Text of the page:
SANDF members and police officers enforcing lockdown at Alexandra on the third day of the 21-day lockdown. Bongani Shilubane African News Agency (ANA)
SANDF members and police officers enforcing lockdown at Alexandra on the third day of the 21-day lockdown. Bongani Shilubane African News Agency (ANA)

New report reveals reasons behind soldiers actions at start of coronavirus lockdown

By Mphathi Nxumalo Time of article published Apr 22, 2020

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Durban - WITH limited planning time as well

as training, it was inevitable that the

Covid-19 lockdown would pose challenges for law enforcement. 

This was according to the South

African Institute for Security Studies

(ISS) who released a report this week

which found that ambiguities in the

regulations needed to be corrected and

guidelines issued on its interpretation. 

Since the start of the lockdown

last month, many citizens have complained about unnecessary police and

soldier brutality to people caught wandering the streets.

ISS researcher Johan Burger said the

regulations included the SAPS, metro

police and the South African National

Defence Force (SANDF). 

However their ability to enforce the

regulations was a concern. 

“Ordinary powers of metro police

are limited to municipal by-laws and

road traffic legislation. The SANDF,

when deployed in co-operation with

the police, is legally allocated all the

powers of a police officer except those

of investigation. 

“The only condition is that the soldiers should be appropriately trained

for this purpose,” he said. 

Burger said that with about 150 000

SAPS officers available to ensure compliance by nearly 60 million people, in

addition to normal police duties, there

were bound to be challenges. 

“The requirements for training,

planning and preparation must have

presented major organisational challenges for the joint forces. Given the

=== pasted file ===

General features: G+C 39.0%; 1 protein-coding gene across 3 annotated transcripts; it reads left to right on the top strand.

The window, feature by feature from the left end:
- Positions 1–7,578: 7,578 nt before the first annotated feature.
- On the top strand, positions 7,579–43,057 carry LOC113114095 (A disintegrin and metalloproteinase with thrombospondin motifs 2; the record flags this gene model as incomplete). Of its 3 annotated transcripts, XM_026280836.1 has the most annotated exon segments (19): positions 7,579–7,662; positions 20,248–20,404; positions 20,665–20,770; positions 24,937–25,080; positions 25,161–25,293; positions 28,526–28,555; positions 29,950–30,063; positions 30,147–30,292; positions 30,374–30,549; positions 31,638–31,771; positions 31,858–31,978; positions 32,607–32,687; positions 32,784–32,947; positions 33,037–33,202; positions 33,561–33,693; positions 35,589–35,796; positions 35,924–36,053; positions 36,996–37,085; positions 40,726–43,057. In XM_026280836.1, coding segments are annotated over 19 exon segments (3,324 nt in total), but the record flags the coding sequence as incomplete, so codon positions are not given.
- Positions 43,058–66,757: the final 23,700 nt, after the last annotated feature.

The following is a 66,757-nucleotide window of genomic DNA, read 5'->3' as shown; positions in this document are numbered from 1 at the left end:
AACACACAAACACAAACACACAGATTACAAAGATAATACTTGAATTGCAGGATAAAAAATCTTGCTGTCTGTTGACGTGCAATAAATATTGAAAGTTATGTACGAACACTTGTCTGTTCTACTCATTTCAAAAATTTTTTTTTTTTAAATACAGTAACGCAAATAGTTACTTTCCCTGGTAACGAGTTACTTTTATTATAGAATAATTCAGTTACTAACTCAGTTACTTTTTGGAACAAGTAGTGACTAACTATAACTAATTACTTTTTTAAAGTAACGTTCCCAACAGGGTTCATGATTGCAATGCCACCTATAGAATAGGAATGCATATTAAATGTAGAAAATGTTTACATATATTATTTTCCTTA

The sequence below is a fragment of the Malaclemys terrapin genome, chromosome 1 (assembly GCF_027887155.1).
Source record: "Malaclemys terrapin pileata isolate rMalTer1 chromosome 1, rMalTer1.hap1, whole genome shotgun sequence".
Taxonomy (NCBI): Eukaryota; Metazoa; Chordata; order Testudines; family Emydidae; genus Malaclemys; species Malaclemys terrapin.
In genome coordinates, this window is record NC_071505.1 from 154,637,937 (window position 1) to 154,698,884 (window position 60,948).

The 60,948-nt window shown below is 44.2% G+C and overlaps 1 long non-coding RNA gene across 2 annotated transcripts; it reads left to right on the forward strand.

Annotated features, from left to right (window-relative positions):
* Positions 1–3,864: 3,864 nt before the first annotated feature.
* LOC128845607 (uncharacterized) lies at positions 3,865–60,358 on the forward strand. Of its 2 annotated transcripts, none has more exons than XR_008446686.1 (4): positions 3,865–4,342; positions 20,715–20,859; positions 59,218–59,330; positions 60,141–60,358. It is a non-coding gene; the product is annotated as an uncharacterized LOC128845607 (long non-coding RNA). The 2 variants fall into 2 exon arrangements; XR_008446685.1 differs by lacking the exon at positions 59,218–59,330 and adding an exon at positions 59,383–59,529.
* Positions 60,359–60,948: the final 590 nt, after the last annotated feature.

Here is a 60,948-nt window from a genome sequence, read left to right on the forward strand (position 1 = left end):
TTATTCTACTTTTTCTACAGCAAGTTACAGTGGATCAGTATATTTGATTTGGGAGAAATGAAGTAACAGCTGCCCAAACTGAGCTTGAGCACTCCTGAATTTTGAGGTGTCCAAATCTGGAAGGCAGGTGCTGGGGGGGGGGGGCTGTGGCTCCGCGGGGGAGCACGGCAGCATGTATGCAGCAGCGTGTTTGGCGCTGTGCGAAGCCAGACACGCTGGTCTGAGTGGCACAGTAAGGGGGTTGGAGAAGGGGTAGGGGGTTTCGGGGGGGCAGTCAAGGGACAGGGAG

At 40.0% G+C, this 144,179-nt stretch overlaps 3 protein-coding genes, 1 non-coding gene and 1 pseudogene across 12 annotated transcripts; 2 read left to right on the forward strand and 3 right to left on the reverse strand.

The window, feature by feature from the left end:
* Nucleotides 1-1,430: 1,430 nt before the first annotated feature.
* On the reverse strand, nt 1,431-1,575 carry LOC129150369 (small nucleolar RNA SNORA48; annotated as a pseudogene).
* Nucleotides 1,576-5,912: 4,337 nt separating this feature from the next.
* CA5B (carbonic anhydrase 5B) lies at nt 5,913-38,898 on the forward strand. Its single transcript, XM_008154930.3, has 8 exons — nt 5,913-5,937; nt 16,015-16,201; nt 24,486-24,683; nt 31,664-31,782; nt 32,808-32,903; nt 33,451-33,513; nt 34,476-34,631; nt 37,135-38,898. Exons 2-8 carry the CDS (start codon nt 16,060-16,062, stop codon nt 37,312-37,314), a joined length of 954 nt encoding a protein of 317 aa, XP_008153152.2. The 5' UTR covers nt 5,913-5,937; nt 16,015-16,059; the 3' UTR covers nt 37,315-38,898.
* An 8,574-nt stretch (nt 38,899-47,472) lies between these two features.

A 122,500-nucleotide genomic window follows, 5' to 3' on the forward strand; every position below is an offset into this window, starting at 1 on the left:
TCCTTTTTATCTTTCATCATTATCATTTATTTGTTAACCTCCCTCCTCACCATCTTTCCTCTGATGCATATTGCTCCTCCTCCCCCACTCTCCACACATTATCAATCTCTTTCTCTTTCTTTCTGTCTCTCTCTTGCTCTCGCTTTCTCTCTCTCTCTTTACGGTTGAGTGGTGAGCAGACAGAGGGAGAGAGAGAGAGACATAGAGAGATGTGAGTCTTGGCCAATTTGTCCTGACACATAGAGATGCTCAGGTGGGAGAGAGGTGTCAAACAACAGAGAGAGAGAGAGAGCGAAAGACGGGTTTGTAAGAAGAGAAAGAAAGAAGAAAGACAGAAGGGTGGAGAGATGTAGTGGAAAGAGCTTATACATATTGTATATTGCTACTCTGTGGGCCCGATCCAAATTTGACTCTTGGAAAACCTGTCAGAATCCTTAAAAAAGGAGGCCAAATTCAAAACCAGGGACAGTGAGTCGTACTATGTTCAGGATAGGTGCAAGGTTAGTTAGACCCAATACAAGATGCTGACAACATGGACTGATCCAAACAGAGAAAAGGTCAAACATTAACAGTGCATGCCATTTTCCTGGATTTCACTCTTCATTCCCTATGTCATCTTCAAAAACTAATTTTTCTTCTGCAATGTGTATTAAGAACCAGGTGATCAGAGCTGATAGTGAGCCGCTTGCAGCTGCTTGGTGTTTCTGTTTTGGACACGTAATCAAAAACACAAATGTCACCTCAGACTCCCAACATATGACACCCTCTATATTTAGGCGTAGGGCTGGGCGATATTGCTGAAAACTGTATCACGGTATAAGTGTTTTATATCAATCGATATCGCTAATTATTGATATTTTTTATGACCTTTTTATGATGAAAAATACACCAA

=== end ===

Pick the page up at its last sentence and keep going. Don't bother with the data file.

nature and complexities of lockdown,

the addition of new law (the regulations), and the need for joint forces to

enforce the law fairly, it was a huge risk

to deploy officials in this role without

training.

“Some were bound to get it wrong,”

Burger said. 

The rapid escalation of efforts by

government to curb the spread of the

virus did not allow for proper planning

and preparation, he said. 

“The Joint Operational and Intelligence Structure (Joints) responsible for

planning and co-ordinating all joint

security force operations has significant experience in major sporting

events, elections and crime-combating

operations. But for these they have

many months to plan and prepare,

something not possible as the pandemic swept the world,” he said. 

Police Minister Bheki Cele said on

March 28 that 24 000 SAPS and metro

police officers had been deployed.

They were joined on March 29 by

just over 2 800 soldiers.

Burger said the operational instructions of these joint forces were unclear

but it appeared from the minister’s

briefing they were going to be focused

primarily on patrols and roadblocks. 

“The ill-discipline and even criminal conduct by many police officials

and soldiers, including the use of excessive force, has caused a public outcry.

Allegations of unlawful security force

behaviour must be investigated and

results publicly communicated. 

The

Joints should work with the National

Coronavirus Command Council to

correct ambiguities in it.

Daily News

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